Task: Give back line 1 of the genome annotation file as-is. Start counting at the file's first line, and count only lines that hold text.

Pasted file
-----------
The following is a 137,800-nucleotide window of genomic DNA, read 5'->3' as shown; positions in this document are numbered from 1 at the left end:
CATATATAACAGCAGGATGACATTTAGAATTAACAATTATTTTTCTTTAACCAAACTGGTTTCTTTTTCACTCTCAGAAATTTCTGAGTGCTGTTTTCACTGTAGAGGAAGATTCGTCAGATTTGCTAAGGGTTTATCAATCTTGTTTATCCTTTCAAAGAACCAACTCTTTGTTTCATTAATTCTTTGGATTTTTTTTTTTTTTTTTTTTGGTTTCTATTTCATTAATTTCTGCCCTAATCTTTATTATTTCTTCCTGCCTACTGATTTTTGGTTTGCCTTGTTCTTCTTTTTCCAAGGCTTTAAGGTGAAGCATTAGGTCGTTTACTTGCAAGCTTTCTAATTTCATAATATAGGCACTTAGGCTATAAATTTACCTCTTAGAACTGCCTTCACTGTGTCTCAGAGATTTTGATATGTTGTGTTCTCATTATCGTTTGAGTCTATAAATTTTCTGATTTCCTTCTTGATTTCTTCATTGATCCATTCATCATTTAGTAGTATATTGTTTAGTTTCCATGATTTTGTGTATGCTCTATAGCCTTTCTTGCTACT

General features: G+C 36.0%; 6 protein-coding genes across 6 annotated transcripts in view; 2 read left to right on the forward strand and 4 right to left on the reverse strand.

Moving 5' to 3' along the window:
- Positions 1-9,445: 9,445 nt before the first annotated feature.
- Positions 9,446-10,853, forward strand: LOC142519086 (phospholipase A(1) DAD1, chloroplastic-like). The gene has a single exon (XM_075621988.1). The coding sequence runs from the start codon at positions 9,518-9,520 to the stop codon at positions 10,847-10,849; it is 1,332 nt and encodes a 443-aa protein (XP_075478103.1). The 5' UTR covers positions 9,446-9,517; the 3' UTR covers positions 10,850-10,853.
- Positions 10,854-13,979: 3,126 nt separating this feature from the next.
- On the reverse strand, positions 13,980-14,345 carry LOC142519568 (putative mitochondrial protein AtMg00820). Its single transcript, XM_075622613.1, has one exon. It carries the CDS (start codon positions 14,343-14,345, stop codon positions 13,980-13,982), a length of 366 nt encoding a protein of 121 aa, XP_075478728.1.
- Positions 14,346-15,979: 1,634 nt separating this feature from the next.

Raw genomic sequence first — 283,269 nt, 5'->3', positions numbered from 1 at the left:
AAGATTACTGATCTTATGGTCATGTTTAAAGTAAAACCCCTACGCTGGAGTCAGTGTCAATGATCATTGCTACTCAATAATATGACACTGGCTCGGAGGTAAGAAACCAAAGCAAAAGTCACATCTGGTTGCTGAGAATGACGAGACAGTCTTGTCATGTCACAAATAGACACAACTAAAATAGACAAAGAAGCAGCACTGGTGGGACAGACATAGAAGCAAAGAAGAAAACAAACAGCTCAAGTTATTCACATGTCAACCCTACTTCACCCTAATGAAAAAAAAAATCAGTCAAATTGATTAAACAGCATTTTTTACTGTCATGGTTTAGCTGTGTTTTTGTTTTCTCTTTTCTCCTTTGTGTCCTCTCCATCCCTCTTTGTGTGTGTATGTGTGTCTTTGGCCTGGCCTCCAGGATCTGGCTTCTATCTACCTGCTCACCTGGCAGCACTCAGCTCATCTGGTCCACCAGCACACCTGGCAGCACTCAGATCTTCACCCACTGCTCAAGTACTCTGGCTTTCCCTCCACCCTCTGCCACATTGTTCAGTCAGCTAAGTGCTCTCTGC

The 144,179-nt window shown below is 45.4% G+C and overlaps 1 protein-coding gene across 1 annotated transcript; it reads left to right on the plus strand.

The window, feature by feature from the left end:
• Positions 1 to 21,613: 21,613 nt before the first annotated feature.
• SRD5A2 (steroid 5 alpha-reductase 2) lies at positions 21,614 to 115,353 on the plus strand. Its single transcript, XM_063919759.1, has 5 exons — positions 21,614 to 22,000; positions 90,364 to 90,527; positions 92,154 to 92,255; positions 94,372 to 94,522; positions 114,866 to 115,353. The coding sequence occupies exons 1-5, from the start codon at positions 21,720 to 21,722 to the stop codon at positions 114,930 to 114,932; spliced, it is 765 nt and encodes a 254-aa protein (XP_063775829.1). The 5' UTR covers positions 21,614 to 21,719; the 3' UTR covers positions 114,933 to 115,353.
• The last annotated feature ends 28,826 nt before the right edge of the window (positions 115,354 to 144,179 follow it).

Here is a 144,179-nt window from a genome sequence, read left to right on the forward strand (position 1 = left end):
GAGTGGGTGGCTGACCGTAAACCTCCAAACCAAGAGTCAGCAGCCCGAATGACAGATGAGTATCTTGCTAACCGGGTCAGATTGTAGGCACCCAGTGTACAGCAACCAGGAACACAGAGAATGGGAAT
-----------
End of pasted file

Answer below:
The following is a 137,800-nucleotide window of genomic DNA, read 5'->3' as shown; positions in this document are numbered from 1 at the left end: